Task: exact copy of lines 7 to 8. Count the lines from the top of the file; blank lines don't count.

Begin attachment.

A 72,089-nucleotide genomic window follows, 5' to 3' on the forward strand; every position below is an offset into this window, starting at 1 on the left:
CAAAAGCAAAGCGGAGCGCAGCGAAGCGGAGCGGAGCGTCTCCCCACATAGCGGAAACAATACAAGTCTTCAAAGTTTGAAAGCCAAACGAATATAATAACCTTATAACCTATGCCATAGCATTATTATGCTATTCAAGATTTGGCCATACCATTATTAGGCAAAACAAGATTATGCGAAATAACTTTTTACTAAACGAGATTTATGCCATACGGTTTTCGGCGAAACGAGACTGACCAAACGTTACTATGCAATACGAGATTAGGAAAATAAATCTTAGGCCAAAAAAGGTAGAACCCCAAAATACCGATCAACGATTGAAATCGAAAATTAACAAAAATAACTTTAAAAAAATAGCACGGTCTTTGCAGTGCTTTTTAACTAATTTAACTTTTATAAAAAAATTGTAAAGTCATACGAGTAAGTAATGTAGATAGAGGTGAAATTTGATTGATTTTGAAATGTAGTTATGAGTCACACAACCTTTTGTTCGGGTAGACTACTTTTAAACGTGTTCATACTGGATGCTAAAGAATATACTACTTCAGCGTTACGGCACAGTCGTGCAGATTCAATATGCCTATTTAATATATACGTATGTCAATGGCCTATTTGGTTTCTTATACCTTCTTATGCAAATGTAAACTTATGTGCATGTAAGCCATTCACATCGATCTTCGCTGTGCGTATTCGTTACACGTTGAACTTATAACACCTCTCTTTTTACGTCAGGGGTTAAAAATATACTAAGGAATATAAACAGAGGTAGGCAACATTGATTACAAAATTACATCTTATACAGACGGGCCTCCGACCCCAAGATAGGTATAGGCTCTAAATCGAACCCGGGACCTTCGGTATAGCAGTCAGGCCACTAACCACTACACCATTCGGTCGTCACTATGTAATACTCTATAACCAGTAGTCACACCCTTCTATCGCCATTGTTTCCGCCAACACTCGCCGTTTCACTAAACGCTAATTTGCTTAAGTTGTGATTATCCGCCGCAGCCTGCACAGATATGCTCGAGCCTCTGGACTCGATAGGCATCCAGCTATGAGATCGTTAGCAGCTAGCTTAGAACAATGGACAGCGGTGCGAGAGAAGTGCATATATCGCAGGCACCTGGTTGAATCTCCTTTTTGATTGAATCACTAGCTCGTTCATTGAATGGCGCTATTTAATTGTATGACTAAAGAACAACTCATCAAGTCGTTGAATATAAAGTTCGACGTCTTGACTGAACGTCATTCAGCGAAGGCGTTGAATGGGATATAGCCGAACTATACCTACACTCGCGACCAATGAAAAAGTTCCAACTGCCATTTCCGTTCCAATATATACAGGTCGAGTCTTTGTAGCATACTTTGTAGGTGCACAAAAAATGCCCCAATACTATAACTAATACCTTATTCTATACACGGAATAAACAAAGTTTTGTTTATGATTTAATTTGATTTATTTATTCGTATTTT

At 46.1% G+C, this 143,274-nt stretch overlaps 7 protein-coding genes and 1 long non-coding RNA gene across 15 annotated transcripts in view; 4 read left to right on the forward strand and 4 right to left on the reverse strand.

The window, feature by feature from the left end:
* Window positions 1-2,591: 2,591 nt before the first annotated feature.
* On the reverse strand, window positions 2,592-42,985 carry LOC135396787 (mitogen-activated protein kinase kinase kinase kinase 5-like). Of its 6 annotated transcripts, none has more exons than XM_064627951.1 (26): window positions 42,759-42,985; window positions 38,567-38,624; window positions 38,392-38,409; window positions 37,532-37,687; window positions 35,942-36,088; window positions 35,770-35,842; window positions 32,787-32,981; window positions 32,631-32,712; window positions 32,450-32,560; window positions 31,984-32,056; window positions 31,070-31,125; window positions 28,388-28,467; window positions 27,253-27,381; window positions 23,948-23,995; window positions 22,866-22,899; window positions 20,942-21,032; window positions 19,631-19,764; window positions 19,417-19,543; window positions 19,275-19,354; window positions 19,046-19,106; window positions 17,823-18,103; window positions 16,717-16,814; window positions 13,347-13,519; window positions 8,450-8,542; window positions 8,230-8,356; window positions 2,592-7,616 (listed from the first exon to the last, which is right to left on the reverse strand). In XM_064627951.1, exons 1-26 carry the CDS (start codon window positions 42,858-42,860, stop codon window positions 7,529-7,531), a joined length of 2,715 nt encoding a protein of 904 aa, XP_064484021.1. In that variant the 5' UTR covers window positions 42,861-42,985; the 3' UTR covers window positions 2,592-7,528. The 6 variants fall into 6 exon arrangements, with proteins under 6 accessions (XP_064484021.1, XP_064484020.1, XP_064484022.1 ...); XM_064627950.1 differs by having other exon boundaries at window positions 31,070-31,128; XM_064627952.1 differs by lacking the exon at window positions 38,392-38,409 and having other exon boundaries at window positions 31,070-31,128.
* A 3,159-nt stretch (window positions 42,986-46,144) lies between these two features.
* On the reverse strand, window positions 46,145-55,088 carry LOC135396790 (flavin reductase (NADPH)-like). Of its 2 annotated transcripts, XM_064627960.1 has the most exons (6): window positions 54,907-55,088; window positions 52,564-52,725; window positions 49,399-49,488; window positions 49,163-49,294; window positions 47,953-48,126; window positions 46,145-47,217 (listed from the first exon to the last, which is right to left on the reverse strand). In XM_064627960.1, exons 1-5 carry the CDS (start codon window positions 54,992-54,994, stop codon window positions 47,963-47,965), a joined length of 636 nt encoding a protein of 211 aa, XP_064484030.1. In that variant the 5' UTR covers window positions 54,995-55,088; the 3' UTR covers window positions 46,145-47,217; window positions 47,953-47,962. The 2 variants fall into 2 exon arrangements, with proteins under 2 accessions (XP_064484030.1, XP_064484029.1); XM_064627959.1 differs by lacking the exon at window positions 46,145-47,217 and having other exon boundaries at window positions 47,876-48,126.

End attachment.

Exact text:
* A 3,159-nt stretch (window positions 42,986-46,144) lies between these two features.
* On the reverse strand, window positions 46,145-55,088 carry LOC135396790 (flavin reductase (NADPH)-like). Of its 2 annotated transcripts, XM_064627960.1 has the most exons (6): window positions 54,907-55,088; window positions 52,564-52,725; window positions 49,399-49,488; window positions 49,163-49,294; window positions 47,953-48,126; window positions 46,145-47,217 (listed from the first exon to the last, which is right to left on the reverse strand). In XM_064627960.1, exons 1-5 carry the CDS (start codon window positions 54,992-54,994, stop codon window positions 47,963-47,965), a joined length of 636 nt encoding a protein of 211 aa, XP_064484030.1. In that variant the 5' UTR covers window positions 54,995-55,088; the 3' UTR covers window positions 46,145-47,217; window positions 47,953-47,962. The 2 variants fall into 2 exon arrangements, with proteins under 2 accessions (XP_064484030.1, XP_064484029.1); XM_064627959.1 differs by lacking the exon at window positions 46,145-47,217 and having other exon boundaries at window positions 47,876-48,126.